He couldn’t say no. He was my introduction to software engineering. I was learning MATLAB and how to simulate speech waveforms, how to give them different frequencies and make them sound like a human talking. I went on to pursue a PhD. I worked on software programs to help diagnose motor speech disorders by analyzing speech waveforms. But, unable to get a grant in this area, I was told to study something else, something that didn’t require software.
Simultaneously, I was taking engineering courses to learn more about software and digital signal processing. One of my engineering professors said, You know, you’re really an engineer. And I said, No. And he said, Yeah, you’re really an engineer. You think like an engineer. You’re analytical. You like solving problems. You like making tools that do something. You should really consider going into engineering.
At that professor’s encouragement, and with his recommendation, I switched to a master’s degree in biomedical engineering. I worked on imaging with Optical Coherence Tomography (OCT) and detecting colon cancer using OCT images of mouse colons. After graduating, I worked for the radiology department doing image analysis and looking at ways to automatically detect kidneys in MRI images and fun stuff like that. I've also worked on instrumentation device drivers and software testing/verification.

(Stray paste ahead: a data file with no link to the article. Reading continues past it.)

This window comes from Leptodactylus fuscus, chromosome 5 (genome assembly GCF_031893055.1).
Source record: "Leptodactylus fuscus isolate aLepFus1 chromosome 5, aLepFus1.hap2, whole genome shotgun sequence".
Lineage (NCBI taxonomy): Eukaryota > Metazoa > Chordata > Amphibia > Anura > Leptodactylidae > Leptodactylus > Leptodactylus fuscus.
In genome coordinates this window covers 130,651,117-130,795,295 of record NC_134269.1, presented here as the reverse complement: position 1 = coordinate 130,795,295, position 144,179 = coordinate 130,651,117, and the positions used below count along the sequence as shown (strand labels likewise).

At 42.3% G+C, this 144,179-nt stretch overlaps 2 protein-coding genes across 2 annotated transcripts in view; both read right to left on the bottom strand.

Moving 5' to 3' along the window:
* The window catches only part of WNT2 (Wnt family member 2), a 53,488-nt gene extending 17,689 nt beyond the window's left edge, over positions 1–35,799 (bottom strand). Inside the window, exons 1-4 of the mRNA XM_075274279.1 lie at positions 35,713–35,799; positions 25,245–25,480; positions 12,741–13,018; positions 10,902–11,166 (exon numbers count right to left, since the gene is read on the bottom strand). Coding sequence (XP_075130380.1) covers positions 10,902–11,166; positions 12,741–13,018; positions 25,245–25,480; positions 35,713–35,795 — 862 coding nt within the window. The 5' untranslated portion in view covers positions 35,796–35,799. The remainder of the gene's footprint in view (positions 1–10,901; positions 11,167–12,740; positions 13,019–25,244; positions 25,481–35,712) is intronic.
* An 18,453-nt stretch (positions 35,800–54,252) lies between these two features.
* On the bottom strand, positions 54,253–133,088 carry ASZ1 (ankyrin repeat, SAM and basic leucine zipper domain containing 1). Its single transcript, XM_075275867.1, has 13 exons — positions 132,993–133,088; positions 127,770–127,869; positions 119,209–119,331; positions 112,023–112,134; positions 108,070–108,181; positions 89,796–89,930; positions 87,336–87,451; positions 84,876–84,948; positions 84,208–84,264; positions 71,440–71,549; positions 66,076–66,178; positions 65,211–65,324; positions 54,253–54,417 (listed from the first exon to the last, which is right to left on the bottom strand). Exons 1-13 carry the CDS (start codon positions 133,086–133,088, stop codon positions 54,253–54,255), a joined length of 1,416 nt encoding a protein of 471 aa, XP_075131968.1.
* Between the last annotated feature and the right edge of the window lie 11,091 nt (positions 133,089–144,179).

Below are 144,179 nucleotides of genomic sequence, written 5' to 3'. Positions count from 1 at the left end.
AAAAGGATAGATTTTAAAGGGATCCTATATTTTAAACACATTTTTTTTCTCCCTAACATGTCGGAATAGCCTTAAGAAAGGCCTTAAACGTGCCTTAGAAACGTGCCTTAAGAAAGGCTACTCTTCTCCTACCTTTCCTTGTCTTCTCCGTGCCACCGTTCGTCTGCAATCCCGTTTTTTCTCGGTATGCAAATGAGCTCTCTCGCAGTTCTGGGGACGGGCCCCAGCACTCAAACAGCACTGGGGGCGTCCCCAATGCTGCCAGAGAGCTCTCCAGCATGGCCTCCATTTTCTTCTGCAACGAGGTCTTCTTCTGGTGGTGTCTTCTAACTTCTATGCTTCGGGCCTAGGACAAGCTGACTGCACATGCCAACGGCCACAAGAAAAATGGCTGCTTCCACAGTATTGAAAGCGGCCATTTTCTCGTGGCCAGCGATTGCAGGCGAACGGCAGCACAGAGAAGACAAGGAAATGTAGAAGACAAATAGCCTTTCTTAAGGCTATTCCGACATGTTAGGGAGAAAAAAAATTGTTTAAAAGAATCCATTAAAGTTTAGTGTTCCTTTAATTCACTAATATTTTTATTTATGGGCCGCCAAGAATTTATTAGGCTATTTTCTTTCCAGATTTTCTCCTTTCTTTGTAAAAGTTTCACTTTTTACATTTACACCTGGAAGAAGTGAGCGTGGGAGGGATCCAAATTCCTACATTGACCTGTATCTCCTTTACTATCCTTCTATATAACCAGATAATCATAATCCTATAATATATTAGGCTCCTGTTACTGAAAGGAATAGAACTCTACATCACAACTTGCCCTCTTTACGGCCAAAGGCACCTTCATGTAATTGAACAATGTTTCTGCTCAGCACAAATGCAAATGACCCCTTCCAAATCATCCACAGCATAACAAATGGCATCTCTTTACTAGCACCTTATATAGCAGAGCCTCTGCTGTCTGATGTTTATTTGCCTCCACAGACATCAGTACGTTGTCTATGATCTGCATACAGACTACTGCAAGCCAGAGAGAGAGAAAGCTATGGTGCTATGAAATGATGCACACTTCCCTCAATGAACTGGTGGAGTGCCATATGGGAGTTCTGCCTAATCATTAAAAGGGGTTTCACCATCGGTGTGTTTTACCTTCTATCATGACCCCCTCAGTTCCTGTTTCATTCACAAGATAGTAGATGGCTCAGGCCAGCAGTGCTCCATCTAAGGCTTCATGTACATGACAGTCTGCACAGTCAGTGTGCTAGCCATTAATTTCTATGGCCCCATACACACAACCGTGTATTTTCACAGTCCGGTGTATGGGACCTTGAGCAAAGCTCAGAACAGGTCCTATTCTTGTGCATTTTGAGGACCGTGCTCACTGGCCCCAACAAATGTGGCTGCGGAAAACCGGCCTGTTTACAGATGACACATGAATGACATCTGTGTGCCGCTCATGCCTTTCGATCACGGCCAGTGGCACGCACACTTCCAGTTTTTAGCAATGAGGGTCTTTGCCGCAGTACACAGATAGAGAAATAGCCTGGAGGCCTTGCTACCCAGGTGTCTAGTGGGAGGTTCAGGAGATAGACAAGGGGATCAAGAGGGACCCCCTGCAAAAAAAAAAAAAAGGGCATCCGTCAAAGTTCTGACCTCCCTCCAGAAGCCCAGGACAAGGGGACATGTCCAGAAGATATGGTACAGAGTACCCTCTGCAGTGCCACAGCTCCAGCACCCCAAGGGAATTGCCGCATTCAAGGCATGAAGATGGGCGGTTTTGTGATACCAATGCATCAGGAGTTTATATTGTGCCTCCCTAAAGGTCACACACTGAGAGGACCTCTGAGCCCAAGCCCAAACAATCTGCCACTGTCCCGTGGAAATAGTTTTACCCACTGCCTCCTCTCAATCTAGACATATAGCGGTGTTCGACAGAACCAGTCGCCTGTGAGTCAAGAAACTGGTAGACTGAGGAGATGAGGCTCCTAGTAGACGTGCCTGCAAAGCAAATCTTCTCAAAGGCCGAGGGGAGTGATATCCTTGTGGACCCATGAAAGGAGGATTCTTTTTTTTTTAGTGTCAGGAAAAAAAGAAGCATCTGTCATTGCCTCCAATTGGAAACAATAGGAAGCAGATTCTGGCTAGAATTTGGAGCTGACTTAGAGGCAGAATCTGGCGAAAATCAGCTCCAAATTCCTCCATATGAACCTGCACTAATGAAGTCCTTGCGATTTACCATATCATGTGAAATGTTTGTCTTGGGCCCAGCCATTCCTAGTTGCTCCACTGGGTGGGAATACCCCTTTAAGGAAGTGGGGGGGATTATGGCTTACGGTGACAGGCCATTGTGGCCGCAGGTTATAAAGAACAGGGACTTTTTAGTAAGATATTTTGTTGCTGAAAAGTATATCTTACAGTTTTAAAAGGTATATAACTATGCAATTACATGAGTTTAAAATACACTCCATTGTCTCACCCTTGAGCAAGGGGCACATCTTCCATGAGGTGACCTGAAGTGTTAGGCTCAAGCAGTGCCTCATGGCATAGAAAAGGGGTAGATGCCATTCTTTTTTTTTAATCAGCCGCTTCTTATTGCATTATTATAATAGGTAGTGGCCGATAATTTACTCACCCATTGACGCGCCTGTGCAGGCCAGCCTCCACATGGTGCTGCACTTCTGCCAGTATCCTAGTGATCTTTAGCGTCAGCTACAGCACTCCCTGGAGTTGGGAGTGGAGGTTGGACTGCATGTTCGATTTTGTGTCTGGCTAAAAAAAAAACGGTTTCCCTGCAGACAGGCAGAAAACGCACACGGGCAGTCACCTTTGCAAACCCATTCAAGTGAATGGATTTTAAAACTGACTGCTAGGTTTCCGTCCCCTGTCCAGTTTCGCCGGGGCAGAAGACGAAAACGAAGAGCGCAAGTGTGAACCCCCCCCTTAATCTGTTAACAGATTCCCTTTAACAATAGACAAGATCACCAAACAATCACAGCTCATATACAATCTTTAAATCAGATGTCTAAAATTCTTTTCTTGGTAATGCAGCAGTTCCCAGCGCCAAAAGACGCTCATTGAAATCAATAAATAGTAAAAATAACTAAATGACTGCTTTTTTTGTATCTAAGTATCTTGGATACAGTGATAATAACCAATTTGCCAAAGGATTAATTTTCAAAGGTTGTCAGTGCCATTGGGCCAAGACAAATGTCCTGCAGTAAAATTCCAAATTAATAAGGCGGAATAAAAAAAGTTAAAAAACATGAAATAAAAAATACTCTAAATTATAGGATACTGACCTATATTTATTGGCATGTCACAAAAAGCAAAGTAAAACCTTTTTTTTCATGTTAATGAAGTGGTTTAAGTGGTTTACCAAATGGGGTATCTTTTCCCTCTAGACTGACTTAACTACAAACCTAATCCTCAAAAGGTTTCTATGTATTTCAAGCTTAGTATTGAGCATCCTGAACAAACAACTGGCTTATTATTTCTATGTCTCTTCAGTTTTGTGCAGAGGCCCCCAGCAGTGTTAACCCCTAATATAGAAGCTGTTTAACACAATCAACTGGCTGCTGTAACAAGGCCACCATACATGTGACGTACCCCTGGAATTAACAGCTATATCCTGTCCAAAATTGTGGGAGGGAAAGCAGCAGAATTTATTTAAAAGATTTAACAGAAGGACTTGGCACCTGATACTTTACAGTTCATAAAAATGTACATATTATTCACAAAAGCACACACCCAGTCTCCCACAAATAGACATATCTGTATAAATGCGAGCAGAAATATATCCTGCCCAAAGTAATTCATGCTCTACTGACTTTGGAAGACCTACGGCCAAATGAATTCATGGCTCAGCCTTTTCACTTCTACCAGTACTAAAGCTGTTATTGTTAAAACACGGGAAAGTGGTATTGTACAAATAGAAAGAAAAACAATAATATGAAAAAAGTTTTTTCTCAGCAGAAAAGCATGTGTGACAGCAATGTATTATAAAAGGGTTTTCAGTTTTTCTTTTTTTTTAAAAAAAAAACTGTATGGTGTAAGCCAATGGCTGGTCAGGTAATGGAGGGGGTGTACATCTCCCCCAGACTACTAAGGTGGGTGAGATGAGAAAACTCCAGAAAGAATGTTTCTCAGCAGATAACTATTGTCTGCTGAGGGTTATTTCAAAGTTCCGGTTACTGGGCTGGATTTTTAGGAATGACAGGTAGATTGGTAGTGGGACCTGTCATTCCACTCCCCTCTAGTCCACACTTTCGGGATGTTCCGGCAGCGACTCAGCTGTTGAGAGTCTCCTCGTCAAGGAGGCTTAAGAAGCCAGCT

In my current role, I love that there’s always something new to learn, always something new to get involved in, some new way to approach things, and some new tool to use. And I love that there’s always a puzzle to solve.
I think one of the other things that I love most about my job isn’t so much the tech part; it’s the community. There are so many sub-communities to get involved in, whether they’re for neurodiversity or uniting people who love cats. These communities make you feel more human.
When people think of a software engineer, they often imagine the stereotypical white male designing video games or hacking government systems. This image is further influenced by the media. In reality, a software engineer may also be a working mom or someone who has musical and artistic passions on the side. A software engineer can be anybody.